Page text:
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But, as the lack of a new version number or even point number indicates, Windows 8. What Windows 8. Best of all, none of these features requires learning anything new—they’re all derived from familiar old ways of interacting with PCs.
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But, as the lack of a new version number or even point number indicates, Windows 8. What Windows 8. Best of all, none of these features requires learning anything new—they’re all derived from familiar old ways of interacting with PCs. And that’s not all: The update includes about performance tweaks that benefit all users—of both touch and non-touch PCs. Even the process of getting the update itself follows this streamlined approach: Starting April 8, Windows 8.

Windows 8. The Pro version adds business capabilities such as disk encryption and network domain joining, and it is required for those who want the Windows Media Center home theater software. Spoiled for Choice Windows is about choices. A whopping 5, certified Windows 8. There’s also the choice of more than 4 million Windows applications. No other platform can claim anything close. A healthy 40 percent of Windows devices now available are touch-capable, and some people may be surprised to know that user satisfaction for these devices is actually higher than the company has measured for any previous OS, including Windows 7.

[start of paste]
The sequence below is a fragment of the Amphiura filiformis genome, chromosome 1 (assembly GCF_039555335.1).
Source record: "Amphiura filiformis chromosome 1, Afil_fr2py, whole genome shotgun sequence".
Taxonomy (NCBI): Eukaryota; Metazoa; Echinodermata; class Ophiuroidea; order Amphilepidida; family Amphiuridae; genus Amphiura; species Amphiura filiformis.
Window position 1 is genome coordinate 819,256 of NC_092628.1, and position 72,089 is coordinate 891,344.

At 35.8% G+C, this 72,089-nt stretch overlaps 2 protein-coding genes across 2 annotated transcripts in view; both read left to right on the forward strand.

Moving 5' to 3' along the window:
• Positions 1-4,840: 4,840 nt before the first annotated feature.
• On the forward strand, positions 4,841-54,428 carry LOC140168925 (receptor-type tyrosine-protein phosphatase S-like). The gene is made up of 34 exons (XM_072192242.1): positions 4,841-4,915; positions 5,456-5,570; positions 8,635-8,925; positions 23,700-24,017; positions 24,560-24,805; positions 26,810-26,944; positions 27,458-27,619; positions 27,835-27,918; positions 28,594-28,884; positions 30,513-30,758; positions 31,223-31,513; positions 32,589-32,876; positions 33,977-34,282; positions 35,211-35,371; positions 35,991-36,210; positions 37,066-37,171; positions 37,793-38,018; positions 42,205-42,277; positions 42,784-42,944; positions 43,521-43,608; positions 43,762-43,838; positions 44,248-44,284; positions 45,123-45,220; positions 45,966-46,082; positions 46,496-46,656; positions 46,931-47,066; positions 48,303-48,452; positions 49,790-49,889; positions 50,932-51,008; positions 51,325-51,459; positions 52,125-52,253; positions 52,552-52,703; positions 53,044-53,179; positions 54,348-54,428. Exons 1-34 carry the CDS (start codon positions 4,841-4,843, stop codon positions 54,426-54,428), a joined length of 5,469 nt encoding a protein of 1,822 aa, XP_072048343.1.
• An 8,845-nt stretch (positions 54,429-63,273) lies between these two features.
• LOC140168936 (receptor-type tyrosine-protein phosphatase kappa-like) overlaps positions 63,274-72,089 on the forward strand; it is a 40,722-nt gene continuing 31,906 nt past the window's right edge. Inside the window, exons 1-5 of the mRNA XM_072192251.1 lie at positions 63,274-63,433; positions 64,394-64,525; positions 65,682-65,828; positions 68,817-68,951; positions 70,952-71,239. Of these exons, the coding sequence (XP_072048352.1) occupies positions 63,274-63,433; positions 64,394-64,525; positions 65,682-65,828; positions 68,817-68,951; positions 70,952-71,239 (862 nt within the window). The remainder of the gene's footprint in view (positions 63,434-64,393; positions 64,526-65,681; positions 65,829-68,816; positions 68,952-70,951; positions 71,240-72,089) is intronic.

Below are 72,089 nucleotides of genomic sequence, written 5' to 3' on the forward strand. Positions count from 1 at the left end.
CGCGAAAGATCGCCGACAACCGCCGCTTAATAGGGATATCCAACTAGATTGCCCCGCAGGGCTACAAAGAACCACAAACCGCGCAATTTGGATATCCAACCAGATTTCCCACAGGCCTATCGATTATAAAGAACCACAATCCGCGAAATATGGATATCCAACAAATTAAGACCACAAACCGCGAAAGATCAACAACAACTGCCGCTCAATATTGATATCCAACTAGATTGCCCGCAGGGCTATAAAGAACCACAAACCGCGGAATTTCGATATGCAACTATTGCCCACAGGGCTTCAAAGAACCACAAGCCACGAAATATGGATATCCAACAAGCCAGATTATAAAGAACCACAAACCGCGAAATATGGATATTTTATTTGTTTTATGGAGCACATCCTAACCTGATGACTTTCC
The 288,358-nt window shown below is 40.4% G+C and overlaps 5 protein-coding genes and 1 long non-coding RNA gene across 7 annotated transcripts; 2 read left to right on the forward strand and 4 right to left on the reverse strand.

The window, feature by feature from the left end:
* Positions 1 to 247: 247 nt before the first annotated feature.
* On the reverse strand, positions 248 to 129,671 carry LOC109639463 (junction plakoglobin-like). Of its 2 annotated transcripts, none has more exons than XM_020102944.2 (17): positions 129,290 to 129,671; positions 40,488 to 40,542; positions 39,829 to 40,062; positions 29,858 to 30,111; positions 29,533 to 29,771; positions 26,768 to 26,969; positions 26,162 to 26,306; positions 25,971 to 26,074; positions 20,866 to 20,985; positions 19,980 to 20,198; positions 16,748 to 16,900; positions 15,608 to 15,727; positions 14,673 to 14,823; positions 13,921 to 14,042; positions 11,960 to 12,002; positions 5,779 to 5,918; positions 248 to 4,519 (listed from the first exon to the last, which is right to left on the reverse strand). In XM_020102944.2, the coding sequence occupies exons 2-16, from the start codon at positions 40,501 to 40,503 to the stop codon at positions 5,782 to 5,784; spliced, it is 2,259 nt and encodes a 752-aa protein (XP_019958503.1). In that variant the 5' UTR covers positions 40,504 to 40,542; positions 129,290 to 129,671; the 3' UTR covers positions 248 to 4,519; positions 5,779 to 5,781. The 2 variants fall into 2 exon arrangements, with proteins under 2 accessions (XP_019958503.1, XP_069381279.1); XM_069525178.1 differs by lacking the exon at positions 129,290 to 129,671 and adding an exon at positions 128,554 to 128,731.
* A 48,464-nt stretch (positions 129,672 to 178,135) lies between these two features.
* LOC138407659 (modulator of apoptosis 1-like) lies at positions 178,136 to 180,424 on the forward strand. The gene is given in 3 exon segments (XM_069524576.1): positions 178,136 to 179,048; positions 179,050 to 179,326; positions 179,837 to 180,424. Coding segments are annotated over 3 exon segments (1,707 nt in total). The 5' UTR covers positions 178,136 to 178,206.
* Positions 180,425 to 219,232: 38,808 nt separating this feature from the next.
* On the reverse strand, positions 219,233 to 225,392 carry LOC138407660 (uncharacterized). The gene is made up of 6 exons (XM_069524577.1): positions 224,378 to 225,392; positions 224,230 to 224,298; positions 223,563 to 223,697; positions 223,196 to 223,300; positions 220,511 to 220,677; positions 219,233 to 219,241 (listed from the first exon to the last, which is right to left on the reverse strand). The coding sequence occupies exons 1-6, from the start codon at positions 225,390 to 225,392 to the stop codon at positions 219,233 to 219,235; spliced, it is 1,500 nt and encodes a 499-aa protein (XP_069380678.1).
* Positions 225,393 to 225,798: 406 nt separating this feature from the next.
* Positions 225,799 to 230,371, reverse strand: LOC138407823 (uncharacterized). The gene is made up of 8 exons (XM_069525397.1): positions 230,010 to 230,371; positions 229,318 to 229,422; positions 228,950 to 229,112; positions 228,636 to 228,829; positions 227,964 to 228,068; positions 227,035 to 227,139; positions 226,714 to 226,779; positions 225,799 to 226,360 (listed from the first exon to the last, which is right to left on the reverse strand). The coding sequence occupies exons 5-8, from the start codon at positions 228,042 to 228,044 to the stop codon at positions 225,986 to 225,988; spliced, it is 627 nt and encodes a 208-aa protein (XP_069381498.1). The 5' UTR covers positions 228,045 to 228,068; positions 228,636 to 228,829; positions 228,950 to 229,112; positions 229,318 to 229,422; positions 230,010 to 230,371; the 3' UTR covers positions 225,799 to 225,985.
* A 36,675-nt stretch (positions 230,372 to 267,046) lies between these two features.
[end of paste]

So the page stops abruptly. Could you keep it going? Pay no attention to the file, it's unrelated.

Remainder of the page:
But good old desktops and laptops with keyboards and mice still make up the vast majority of Windows machines in use, and users of those machines have been the most vocal critics of Window 8. Version 8. In fact, when PCMag got an early look at the version, Windows Principal Program Manager Chaitanya Sareen admitted that “the mouse and keyboard needed work,” that they’d heard the feedback, and that “we just wanted to bring the love back to the mouse.

What’s New in Windows 8. Default boot to desktop for mouse-driven PCs. Probably the clearest example of Microsoft’s attention to desktop and laptop users is that the OS now detects whether it’s being run on a touch-capable device.

If not, it boots by default to the desktop view, which looks nearly identical to the familiar Windows 7 interface. Using this device-profile detection, the updated OS also adjusts in many other ways to the needs of keyboard and mouse users, as we’ll see later in this review. For some users, this default booting to the desktop for non-touch PC users could be the biggest change.

Most of what’s new follows the same strategy: Search and Power buttons on Start screen. You could always start typing at the Windows 8 Start Page, but there was nothing to tell you that until now. You could also search from the Charms—those buttons that appear when you move the cursor to one of the right corners with a mouse or swipe in from the right on a touch screen.

The 8. This opens the OS’s powerful search tool, which can find not only apps and files, but also Web content and playable songs. Before this update, the power button was pretty much hidden—you had to go into the Settings Charm, and then choose Power, then Shut down or Sleep or Restart if you prefer.

Microsoft’s thinking there showed the bias towards touch tablets—after all, who shuts down an iPad with the operating system software? No, you just press the hardware power button, or, more likely, let it go to sleep. Adding a clear on-screen power button in Windows 8.